Attorney Grady Tollison, a 1971 graduate of the University of Mississippi School of Law, is helping others pursue the education they need to enter the profession that gave him a successful career.
“To this day, I feel indebted to the Law School and my professors,” said Tollison of Oxford, Mississippi, after recently establishing the Grady Tollison Law Scholarship with a $200,000 gift to the university.
Tollison, the senior partner in Tollison Law Firm, P.A., has met the five first-year law students who are already benefiting from his generosity: Kelsey Nicholas of Marion, Illinois, who received a bachelor’s degree in forestry with a focus on wildlife management from Mississippi State University; David Rucker of Germantown, Tennessee, a UM applied sciences graduate with an emphasis in criminal justice; Addison Watson of Oxford, a graduate of Missouri State University with a degree in criminology; Michael Williams of Richland, Mississippi, a graduate of UM’s Patterson School of Accountancy; and Nia Wilson of Jackson, Mississippi, a Mississippi State graduate with a degree in communications.
“They are really an outstanding group of students,” he said. “I was impressed with the diversity of the recipients and their interest in the law.”
Deborah Bell, interim dean, noted how important scholarships are for Law School students and how thankful the school is for the gift.
“Grady Tollison is one of our most outstanding graduates, with a distinguished career as a trial attorney and a leader in the Mississippi Bar,” said Bell. “We deeply appreciate his generosity in giving back to students in need of support during law school.“
The students were also quick to express their gratitude for Tollison.
“I am incredibly blessed to have received the Tollison Scholarship,” Nicholas said. “It is truly an honor to have someone so generously invest in your future career from the very first day of law school, and it speaks volumes with respect to just how much Mr. Tollison cares for the Ole Miss School of Law.”
Rucker agreed: “This scholarship is an unbelievable generosity on the part of Mr. Tollison, and I’m extremely grateful for the opportunity.”
“Mr. Tollison’s generosity allows me to pursue a legal education without having to worry about the burden of debt that so many students have to stress about,” Watson said. “This scholarship affords me the opportunity to explore different career paths that won’t revolve around paying back students loans.”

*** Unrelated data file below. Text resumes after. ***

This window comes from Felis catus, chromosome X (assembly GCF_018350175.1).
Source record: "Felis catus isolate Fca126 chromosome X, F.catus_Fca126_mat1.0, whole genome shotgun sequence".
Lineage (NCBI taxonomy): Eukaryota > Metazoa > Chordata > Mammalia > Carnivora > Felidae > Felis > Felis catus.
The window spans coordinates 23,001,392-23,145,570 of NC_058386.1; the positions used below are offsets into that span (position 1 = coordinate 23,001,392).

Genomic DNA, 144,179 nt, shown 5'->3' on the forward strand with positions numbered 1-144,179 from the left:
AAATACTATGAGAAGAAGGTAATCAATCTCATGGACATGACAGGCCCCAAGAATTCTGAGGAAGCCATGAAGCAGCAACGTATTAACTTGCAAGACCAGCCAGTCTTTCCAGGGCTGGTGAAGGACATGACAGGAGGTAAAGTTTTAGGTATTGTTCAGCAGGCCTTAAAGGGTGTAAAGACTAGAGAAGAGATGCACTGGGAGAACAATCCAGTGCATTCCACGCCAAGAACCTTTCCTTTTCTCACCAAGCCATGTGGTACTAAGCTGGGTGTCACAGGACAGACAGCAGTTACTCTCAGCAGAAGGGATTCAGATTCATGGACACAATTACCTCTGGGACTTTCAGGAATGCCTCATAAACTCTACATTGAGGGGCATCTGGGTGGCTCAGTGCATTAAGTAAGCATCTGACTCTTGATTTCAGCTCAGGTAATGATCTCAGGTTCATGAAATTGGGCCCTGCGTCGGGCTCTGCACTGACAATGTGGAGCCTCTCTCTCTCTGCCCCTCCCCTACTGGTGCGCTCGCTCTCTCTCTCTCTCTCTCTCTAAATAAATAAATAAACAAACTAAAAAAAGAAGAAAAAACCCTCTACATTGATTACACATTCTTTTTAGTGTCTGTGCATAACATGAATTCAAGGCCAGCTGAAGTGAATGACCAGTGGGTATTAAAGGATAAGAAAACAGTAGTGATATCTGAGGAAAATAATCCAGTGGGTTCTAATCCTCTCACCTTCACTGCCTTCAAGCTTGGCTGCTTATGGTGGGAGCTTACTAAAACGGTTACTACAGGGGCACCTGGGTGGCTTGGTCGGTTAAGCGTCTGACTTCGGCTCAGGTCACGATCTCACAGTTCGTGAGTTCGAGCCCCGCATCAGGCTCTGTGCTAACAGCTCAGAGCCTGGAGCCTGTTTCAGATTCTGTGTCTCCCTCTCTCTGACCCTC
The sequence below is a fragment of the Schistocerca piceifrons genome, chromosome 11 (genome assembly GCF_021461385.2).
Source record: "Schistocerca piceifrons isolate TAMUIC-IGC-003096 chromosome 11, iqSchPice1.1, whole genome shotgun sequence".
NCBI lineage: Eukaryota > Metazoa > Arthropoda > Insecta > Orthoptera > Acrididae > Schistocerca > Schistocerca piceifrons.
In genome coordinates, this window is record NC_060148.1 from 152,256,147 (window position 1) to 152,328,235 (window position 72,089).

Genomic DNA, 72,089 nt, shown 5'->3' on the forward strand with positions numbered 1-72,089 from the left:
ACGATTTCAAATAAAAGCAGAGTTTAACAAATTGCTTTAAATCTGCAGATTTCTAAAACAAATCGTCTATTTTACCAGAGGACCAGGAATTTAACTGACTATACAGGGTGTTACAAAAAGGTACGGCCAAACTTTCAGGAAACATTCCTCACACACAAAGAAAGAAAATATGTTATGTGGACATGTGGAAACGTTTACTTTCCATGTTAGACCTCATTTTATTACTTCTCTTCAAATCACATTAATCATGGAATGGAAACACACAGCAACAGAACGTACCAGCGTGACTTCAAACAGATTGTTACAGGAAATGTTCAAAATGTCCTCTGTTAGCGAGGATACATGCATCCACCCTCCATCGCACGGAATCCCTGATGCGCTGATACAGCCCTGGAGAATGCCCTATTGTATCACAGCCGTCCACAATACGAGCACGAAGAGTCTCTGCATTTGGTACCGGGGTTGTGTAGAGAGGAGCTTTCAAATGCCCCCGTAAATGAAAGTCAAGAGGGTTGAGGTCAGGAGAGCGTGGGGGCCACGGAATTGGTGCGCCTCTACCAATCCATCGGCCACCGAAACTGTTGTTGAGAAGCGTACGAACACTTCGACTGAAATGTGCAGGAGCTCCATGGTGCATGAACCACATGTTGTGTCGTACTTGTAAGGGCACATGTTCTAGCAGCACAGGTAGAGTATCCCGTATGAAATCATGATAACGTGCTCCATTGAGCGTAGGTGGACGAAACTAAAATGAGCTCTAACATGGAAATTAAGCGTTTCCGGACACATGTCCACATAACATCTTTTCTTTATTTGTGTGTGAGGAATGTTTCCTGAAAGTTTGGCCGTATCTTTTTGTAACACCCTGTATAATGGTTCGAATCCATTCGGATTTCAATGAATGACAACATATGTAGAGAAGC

“This scholarship is an indescribable honor,” Wilson said. “Law school is a challenging endeavor, but with the support and encouragement of Mr. Tollison, I’m motivated to face this challenge head on.”
Williams said he hopes to help students as Tollison helped him: “The Tollison scholarship was a blessing to me because it helped make my dream of being a lawyer financially feasible, and I hope one day I have the chance to give back to the university like he did.”
Financial constraints almost prevented Tollison from attending law school. After serving in the military at a time when the United States was not at war, he was unable to use the G.I. Bill to help fulfill his lifelong dream of becoming a lawyer. With debt piling up from his undergraduate tuition at Southwestern College (now Rhodes College) in Memphis, Tennessee, Tollison moved to Coahoma County, where he coached high school football from 1962 until 1969.
During this time, the military decided to retroactively approve G.I. Bills and Tollison was able to enroll in UM’s Law School. There, he excelled, becoming editor-in-chief of the Mississippi Law Journal, recipient of the Dean Robert J. Farley Award for the highest grade-point average in his graduating class, and recipient of the Mississippi Bar Foundation Award for the highest GPA among the three graduating classes.
His achievements continued after graduation: Tollison was recognized as the 1988-1989 Outstanding Alumnus of the UM Law School and he previously chaired the prestigious Lamar Order. In the 1978-1979 and 1989-1990 academic years, he taught in the school as an adjunct professor.
Tollison has provided leadership as president of the both the Lafayette County and Mississippi Bar associations and is a member of the American Bar Association. He served as parliamentarian, secretary and treasurer of the Mississippi Trial Lawyers Association. Additionally, he was a state delegate and governor to the National Board of the Association of Trial Lawyers of America.
He is a charter member of the Mississippi chapter of the American Board of Trial Advocates and a recipient of the Masters in Trial Award given by ABOTA.
To make a gift to the UM School of Law, mail a check with the school noted in the memo line to the University of Mississippi Foundation, 406 University Ave., Oxford, MS 38655; visit www.umfoundation.com/makeagift; or contact Suzette Matthews, development officer for the Law School, at 662-915-1122 or email@example.com.
By Jordan Thomas